can try everything, because everything we had was good. Sort of a French/Belgian menu, like Milltown but a bit more sophisticated, though not pricey. Next door is a Mexican-Chinese hip tapas place called Lucha Tigre which I have been to three times for their cerviche and each time I went they were out of it. The second time they gave me free guacamole and they actually made the cerviche while I waited and it was worth it. The third time they were out again and I told Miranda the cool, amazing, beautiful
bartender that the last time they made it for me and gave me free guacamole. She came back with the guacamole but they didn't make me cerviche. This played right into Andrea's hands because she only wants to eat at the Kitchen and just goes to Lucha Tigre because I want to at least try and give the impression that I am a responsible food writer. So now we have been to the Kitchen three extra times because of the inability of Lucha Tigre to keep up with the cerviche demand. But I am not complaining because now
I think the Kitchen is one of the best restaurants in town. I don't even have to list the standout items because everything is good. So if you are like me you will go to Lucha Tigre for a drink and maybe an appetiser and then go next door to the Kitchen for dinner. And if they don't have the cerviche have your appetisers at Kitchen too.
Honorable Mention or Just as Good or Better:
I could keep adding restaurants forever and writing enough about each one to fill up the space next to the photo but I am getting tired of thinking up colorful things to say about food so I will just mention a few more that should not be overlooked.
Mamma Dips Kitchen is probably the most well known restaurant in town serving down home southern food from their new larger location on Rosemary Street. I have not been there in awhile nor have I been to Breadman's or Elmo's Diner but these three are probably the
most popular family restaurants in Chapel Hill and Carrboro and to leave them out would make this page incomplete. All three have good food and in the case of Elmo's you have to wait on line to get a table on Sunday morning, probably because they have a better website. Il Palio at the Hotel Sienna is good too, though more upscale than your normal Italian eatery. The
previously mentioned Lucha Tigre, the Mexican-Asian fusion restaurant which I have eaten at several times since my cerviche disappointment is a fine place for a date, or dinner at the bar. And the last few times they have had cerviche. Lots of appetisers and different varieties of tequila.
Pazzo's in Southern Village is an Italian bistro with a romantic atmosphere, a nice little bar and great Italian food including brick oven pizzas from their pizzeria next door. On Monday nights they have half price bottles of wine. Good place to go for a date and then a movie at the Lumina next door. Chef-owner Seth Kingsbury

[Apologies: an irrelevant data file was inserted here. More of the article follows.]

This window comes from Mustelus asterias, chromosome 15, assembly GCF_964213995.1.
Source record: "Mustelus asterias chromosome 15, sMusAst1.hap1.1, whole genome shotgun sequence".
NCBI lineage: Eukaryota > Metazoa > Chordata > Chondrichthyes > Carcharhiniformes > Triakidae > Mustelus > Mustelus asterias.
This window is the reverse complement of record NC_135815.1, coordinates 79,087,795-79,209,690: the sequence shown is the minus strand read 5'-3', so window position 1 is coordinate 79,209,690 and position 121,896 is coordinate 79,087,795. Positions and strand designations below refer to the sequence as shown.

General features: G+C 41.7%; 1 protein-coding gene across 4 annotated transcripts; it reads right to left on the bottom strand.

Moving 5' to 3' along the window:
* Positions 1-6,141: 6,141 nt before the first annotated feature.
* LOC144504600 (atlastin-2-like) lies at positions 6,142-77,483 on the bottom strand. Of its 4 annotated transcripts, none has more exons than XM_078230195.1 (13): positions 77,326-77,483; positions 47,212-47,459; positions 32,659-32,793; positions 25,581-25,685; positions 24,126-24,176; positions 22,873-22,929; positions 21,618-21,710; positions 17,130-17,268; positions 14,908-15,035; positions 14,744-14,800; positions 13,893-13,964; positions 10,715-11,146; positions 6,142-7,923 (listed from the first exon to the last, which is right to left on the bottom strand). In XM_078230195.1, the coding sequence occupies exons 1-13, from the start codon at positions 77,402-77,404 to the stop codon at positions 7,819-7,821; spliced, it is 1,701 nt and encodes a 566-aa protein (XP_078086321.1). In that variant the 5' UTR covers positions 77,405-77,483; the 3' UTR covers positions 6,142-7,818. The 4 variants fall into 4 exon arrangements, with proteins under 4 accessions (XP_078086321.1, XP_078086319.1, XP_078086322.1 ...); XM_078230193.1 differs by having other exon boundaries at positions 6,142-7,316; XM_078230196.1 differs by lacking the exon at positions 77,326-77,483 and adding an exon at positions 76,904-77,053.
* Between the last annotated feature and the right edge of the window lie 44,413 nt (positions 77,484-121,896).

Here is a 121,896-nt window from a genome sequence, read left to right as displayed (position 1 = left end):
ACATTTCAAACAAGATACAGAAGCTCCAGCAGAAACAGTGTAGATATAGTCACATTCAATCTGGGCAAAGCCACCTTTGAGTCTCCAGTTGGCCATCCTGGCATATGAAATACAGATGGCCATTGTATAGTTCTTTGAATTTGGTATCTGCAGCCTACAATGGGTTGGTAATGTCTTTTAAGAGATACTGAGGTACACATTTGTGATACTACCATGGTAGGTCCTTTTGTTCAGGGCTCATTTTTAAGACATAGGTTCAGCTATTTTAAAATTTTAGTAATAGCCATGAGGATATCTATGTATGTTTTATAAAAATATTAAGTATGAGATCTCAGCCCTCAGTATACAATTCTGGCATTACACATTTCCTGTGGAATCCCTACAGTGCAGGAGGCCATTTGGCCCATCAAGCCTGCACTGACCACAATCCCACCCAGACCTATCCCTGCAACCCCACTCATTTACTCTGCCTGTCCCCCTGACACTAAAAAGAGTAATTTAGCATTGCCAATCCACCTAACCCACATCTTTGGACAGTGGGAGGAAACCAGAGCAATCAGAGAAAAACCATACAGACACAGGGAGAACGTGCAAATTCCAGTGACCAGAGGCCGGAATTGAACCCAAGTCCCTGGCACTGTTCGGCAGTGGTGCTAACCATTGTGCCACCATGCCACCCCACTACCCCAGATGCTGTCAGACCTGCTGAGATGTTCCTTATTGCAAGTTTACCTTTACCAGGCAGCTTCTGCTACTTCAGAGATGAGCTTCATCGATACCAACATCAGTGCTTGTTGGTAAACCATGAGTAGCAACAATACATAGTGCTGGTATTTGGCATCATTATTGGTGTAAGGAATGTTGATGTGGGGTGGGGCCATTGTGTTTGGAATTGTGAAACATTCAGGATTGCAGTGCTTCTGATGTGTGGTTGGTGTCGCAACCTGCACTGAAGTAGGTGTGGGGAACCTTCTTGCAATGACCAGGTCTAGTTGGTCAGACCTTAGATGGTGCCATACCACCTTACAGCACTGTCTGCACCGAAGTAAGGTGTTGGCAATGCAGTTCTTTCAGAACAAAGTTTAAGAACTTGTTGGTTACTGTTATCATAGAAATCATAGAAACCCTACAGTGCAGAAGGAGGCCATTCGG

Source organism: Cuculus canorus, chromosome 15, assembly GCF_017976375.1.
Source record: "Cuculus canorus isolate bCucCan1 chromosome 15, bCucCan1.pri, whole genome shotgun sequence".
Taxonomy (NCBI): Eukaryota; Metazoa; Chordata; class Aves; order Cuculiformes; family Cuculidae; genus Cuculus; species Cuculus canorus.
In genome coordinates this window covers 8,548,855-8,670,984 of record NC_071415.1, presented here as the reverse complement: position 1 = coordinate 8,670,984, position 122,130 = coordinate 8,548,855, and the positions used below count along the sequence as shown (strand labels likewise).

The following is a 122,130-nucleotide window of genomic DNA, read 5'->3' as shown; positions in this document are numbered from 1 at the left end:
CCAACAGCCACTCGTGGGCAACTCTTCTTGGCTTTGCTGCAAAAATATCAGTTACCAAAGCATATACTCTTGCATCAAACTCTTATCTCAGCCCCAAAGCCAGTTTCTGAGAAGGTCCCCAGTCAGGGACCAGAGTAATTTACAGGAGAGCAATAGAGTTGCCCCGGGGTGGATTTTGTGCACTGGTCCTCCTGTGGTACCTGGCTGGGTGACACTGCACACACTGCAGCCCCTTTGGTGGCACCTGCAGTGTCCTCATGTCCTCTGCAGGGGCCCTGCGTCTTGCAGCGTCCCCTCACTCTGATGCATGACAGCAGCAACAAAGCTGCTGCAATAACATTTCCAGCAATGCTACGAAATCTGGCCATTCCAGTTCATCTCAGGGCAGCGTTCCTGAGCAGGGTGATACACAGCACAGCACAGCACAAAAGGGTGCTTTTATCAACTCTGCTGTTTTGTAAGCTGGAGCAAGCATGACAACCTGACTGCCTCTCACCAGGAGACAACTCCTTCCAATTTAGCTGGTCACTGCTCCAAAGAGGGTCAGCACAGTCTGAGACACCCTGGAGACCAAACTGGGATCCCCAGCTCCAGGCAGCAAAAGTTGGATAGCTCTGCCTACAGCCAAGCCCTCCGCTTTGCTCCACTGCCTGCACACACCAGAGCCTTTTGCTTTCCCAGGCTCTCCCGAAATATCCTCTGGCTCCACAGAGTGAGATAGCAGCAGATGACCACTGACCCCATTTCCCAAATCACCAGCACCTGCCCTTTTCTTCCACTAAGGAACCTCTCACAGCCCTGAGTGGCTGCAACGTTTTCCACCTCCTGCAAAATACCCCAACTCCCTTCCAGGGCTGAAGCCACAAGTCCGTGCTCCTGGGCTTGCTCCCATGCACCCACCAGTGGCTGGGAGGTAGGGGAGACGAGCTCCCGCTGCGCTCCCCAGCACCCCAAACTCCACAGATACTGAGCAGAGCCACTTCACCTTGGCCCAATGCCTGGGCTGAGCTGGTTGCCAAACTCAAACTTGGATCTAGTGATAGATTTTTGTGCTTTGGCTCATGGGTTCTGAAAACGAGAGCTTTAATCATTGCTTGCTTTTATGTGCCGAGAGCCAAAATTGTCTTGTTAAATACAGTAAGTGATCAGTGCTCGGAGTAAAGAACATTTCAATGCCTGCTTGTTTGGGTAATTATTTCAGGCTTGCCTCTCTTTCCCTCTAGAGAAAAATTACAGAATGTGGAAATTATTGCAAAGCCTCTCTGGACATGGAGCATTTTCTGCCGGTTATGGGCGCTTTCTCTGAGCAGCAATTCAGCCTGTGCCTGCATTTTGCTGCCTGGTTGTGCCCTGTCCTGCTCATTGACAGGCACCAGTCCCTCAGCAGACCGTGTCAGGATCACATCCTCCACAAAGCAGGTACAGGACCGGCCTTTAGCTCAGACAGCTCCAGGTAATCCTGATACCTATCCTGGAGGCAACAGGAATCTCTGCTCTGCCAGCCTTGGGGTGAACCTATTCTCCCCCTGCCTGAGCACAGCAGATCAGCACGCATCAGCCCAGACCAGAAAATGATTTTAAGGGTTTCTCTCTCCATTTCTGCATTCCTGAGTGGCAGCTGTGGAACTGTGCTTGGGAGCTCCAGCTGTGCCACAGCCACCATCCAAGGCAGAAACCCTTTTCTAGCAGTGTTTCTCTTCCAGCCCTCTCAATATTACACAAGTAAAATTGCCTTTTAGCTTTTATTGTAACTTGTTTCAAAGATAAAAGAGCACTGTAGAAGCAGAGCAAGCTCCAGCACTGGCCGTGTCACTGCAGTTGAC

is not Italian, (unless his name is anglicized), but they would probably make him an honorary citizen if any Italian officials ever ate here. And he did live in San Francisco. He has been a chef at just about every notable Italian restaurant in the area including Nana's, Magnolia Grill, 411 West and Pops' Trattoria. I would put this in my top five.
Mediterranean Deli is owned by my old pal Jamel. It is unlikely I would come here for dinner unless I just had to get out of the house and did not want to spend a lot of money but was really hungry (mainly because they don't have a bar). But it is a great place for lunch with middle-eastern and Greek dishes, sandwiches,
salads and a whole grocery store. It's on Franklin across from the Franklin Hotel.
I have to include Elaine's and the only reason it is not up there with my faves is because every time I have gone it has been
packed and we never feel like waiting in line. But that is because we always try to go on weekends. I managed to squeeze into the bar once and the food was great and I vowed to come back. But I haven't. I will though. Venable has a really nice long bar and big screen TVs and an American bistro style menu. I ate here the first week I came back from Greece several times because I had such a craving for American food. That's their steak in the photo. They have a large menu and even better specials. Drew is the chef/owner and is one of the most respected cooks in town. Recently he took over the old Southern Rail and opened Cross-ties Bistro and Beer Garden, Carrboro's only BBQ/Bistro. I have not eaten here yet but the menu and the photos look absolutely great. In the back of Venable he opened an intimate restaurant/wine bar called B-Side Lounge one of the best places in Carrboro for a dinner date with someone you don't want to be seen with. Spotted Dog has been good every time I have eaten there. Nice place for
people who like to eat healthy too. Squid's has cheap oysters on the half-shell from 4:30 to 6 or something like that. It's a nice bar and the seafood is good. It is not just the best oyster bar in town, it is the only oyster bar in town. Tandem has taken over the space vacated by Panzanella in Carr Mill Mall